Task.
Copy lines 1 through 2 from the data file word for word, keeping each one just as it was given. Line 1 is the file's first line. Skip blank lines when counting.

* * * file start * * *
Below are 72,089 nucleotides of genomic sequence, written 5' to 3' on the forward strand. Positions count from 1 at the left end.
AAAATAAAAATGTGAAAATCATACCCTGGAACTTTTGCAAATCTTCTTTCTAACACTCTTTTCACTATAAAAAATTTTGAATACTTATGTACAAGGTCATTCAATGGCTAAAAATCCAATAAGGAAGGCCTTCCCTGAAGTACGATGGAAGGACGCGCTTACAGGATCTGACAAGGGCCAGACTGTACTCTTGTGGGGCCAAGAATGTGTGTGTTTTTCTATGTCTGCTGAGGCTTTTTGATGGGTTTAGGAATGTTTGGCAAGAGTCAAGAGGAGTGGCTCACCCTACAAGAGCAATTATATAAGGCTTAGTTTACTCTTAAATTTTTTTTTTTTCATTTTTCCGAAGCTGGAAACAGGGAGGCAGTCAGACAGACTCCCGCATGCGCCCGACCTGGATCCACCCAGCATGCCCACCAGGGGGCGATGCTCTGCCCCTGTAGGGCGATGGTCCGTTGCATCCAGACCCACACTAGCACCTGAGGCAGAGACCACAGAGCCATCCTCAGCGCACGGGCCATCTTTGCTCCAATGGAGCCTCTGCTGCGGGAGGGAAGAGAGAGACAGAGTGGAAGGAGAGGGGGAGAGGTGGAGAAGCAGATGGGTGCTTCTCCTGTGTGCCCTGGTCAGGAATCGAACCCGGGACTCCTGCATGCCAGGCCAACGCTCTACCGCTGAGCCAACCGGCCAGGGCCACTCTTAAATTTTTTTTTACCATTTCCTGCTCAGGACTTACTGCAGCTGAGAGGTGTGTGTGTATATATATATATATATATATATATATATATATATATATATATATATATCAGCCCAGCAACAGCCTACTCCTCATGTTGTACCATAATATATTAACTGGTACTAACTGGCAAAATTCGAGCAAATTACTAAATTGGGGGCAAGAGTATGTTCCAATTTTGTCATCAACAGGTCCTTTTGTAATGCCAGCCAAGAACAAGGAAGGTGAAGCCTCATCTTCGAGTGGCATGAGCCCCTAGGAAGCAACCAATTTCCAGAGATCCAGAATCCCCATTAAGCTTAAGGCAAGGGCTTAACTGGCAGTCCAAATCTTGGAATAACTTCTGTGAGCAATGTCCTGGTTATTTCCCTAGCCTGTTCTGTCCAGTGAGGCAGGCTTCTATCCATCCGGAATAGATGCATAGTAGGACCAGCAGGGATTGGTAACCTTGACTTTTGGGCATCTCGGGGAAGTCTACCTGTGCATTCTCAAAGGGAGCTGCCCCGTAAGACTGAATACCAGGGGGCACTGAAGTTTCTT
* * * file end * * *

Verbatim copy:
Below are 72,089 nucleotides of genomic sequence, written 5' to 3' on the forward strand. Positions count from 1 at the left end.
AAAATAAAAATGTGAAAATCATACCCTGGAACTTTTGCAAATCTTCTTTCTAACACTCTTTTCACTATAAAAAATTTTGAATACTTATGTACAAGGTCATTCAATGGCTAAAAATCCAATAAGGAAGGCCTTCCCTGAAGTACGATGGAAGGACGCGCTTACAGGATCTGACAAGGGCCAGACTGTACTCTTGTGGGGCCAAGAATGTGTGTGTTTTTCTATGTCTGCTGAGGCTTTTTGATGGGTTTAGGAATGTTTGGCAAGAGTCAAGAGGAGTGGCTCACCCTACAAGAGCAATTATATAAGGCTTAGTTTACTCTTAAATTTTTTTTTTTTCATTTTTCCGAAGCTGGAAACAGGGAGGCAGTCAGACAGACTCCCGCATGCGCCCGACCTGGATCCACCCAGCATGCCCACCAGGGGGCGATGCTCTGCCCCTGTAGGGCGATGGTCCGTTGCATCCAGACCCACACTAGCACCTGAGGCAGAGACCACAGAGCCATCCTCAGCGCACGGGCCATCTTTGCTCCAATGGAGCCTCTGCTGCGGGAGGGAAGAGAGAGACAGAGTGGAAGGAGAGGGGGAGAGGTGGAGAAGCAGATGGGTGCTTCTCCTGTGTGCCCTGGTCAGGAATCGAACCCGGGACTCCTGCATGCCAGGCCAACGCTCTACCGCTGAGCCAACCGGCCAGGGCCACTCTTAAATTTTTTTTTACCATTTCCTGCTCAGGACTTACTGCAGCTGAGAGGTGTGTGTGTATATATATATATATATATATATATATATATATATATATATATATATATCAGCCCAGCAACAGCCTACTCCTCATGTTGTACCATAATATATTAACTGGTACTAACTGGCAAAATTCGAGCAAATTACTAAATTGGGGGCAAGAGTATGTTCCAATTTTGTCATCAACAGGTCCTTTTGTAATGCCAGCCAAGAACAAGGAAGGTGAAGCCTCATCTTCGAGTGGCATGAGCCCCTAGGAAGCAACCAATTTCCAGAGATCCAGAATCCCCATTAAGCTTAAGGCAAGGGCTTAACTGGCAGTCCAAATCTTGGAATAACTTCTGTGAGCAATGTCCTGGTTATTTCCCTAGCCTGTTCTGTCCAGTGAGGCAGGCTTCTATCCATCCGGAATAGATGCATAGTAGGACCAGCAGGGATTGGTAACCTTGACTTTTGGGCATCTCGGGGAAGTCTACCTGTGCATTCTCAAAGGGAGCTGCCCCGTAAGACTGAATACCAGGGGGCACTGAAGTTTCTT